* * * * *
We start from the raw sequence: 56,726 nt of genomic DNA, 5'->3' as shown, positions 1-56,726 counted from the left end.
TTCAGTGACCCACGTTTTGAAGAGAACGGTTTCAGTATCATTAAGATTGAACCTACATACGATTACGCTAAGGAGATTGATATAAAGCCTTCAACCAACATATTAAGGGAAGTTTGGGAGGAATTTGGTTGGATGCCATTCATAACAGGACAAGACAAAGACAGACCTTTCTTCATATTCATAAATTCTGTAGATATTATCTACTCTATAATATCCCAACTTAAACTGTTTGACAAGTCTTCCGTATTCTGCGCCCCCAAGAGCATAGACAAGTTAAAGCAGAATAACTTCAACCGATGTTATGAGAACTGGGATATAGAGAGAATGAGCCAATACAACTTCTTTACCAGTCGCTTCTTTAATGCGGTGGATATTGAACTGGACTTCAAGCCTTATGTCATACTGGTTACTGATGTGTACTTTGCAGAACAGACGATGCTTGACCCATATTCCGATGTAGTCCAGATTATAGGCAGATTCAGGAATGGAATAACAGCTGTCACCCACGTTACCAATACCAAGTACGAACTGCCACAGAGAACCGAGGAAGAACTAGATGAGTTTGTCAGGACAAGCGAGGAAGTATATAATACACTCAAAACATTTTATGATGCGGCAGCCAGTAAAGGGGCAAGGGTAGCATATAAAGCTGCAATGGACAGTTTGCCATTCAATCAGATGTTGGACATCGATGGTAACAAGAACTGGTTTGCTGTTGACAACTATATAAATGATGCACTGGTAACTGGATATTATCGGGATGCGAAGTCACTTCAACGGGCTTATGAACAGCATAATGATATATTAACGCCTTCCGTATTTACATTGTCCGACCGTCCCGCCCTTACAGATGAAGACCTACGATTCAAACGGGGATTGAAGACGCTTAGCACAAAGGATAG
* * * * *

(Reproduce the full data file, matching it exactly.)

We start from the raw sequence: 56,726 nt of genomic DNA, 5'->3' as shown, positions 1-56,726 counted from the left end.
TTCAGTGACCCACGTTTTGAAGAGAACGGTTTCAGTATCATTAAGATTGAACCTACATACGATTACGCTAAGGAGATTGATATAAAGCCTTCAACCAACATATTAAGGGAAGTTTGGGAGGAATTTGGTTGGATGCCATTCATAACAGGACAAGACAAAGACAGACCTTTCTTCATATTCATAAATTCTGTAGATATTATCTACTCTATAATATCCCAACTTAAACTGTTTGACAAGTCTTCCGTATTCTGCGCCCCCAAGAGCATAGACAAGTTAAAGCAGAATAACTTCAACCGATGTTATGAGAACTGGGATATAGAGAGAATGAGCCAATACAACTTCTTTACCAGTCGCTTCTTTAATGCGGTGGATATTGAACTGGACTTCAAGCCTTATGTCATACTGGTTACTGATGTGTACTTTGCAGAACAGACGATGCTTGACCCATATTCCGATGTAGTCCAGATTATAGGCAGATTCAGGAATGGAATAACAGCTGTCACCCACGTTACCAATACCAAGTACGAACTGCCACAGAGAACCGAGGAAGAACTAGATGAGTTTGTCAGGACAAGCGAGGAAGTATATAATACACTCAAAACATTTTATGATGCGGCAGCCAGTAAAGGGGCAAGGGTAGCATATAAAGCTGCAATGGACAGTTTGCCATTCAATCAGATGTTGGACATCGATGGTAACAAGAACTGGTTTGCTGTTGACAACTATATAAATGATGCACTGGTAACTGGATATTATCGGGATGCGAAGTCACTTCAACGGGCTTATGAACAGCATAATGATATATTAACGCCTTCCGTATTTACATTGTCCGACCGTCCCGCCCTTACAGATGAAGACCTACGATTCAAACGGGGATTGAAGACGCTTAGCACAAAGGATAG